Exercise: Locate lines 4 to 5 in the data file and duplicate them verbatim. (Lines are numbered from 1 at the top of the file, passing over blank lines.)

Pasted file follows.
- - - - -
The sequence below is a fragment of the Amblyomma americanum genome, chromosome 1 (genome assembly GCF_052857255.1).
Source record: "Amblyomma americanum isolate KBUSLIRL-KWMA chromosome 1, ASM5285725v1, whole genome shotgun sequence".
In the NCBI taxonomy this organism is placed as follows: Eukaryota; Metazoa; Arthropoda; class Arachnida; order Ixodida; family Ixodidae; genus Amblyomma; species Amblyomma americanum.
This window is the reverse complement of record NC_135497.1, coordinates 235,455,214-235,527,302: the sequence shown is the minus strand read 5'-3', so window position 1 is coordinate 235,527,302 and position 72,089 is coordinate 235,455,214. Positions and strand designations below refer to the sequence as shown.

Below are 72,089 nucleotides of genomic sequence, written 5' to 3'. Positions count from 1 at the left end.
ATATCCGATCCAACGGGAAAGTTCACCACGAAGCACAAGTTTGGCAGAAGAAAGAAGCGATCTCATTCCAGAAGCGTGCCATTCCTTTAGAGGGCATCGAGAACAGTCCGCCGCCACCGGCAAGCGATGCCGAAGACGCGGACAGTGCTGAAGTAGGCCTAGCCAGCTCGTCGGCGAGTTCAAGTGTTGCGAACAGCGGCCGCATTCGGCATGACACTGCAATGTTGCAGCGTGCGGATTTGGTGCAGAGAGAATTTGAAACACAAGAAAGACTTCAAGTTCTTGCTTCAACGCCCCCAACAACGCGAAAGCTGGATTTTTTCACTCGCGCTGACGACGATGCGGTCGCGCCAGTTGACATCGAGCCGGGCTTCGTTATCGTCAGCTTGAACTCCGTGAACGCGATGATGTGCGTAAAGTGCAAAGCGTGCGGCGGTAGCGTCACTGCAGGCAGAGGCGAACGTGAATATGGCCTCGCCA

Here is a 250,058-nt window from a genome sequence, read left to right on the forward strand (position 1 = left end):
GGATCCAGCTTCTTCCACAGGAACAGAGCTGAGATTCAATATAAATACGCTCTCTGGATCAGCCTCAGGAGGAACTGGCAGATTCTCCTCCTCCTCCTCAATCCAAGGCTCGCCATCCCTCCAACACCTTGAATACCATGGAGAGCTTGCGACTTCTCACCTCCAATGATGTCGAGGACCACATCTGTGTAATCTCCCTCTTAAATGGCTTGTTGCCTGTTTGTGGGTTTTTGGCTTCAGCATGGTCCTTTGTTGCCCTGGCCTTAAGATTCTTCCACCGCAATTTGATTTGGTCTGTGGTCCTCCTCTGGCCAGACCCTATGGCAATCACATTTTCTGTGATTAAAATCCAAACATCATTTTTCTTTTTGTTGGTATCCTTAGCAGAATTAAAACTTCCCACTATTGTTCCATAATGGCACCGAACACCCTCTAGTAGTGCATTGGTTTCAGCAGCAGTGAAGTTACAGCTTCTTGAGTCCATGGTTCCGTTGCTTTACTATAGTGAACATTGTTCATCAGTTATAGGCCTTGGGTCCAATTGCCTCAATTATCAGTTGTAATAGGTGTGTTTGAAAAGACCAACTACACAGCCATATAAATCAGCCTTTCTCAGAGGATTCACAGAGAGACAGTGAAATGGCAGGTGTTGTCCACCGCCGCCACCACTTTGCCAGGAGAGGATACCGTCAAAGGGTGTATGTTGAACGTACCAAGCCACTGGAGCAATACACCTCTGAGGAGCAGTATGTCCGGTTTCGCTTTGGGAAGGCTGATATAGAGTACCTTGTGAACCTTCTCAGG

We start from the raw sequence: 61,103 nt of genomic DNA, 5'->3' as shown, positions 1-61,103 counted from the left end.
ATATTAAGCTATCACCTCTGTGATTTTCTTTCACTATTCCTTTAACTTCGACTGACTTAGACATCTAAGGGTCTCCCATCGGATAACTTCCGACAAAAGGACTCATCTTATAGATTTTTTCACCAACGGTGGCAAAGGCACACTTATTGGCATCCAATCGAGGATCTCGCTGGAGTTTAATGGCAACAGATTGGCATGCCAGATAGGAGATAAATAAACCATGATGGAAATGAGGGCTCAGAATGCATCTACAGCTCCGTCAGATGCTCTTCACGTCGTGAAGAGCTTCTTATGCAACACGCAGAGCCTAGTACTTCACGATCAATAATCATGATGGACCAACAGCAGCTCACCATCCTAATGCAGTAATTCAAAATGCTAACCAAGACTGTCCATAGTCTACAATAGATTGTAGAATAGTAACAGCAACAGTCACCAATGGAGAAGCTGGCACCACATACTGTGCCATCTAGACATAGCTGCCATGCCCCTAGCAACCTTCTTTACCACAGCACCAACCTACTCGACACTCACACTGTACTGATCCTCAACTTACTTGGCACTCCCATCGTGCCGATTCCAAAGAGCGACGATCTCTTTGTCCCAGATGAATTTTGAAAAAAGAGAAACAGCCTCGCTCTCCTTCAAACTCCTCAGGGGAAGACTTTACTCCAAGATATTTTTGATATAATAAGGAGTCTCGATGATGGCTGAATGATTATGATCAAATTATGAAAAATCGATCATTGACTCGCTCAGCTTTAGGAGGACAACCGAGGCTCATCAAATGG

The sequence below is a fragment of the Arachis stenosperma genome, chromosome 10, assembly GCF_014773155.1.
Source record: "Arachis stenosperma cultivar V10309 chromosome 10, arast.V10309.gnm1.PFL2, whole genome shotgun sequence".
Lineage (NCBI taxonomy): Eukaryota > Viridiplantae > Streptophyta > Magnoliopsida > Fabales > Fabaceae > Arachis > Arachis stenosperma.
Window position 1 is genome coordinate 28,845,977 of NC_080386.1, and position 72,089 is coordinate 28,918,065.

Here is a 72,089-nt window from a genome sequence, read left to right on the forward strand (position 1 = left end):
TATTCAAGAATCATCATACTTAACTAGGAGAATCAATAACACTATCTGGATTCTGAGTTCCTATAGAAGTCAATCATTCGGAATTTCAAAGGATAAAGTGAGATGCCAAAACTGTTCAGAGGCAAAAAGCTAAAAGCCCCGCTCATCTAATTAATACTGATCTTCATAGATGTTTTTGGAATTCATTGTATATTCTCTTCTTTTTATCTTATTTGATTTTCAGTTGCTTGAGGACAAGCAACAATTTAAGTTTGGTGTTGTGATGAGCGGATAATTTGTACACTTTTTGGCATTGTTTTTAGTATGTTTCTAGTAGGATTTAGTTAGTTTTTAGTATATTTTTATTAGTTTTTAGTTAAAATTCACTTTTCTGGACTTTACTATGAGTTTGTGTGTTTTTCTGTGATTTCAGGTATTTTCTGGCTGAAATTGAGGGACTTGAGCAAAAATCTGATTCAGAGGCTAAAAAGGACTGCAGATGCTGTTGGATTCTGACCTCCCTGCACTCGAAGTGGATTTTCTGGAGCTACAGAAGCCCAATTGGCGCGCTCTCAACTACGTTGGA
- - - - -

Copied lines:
This window is the reverse complement of record NC_135497.1, coordinates 235,455,214-235,527,302: the sequence shown is the minus strand read 5'-3', so window position 1 is coordinate 235,527,302 and position 72,089 is coordinate 235,455,214. Positions and strand designations below refer to the sequence as shown.

Below are 72,089 nucleotides of genomic sequence, written 5' to 3'. Positions count from 1 at the left end.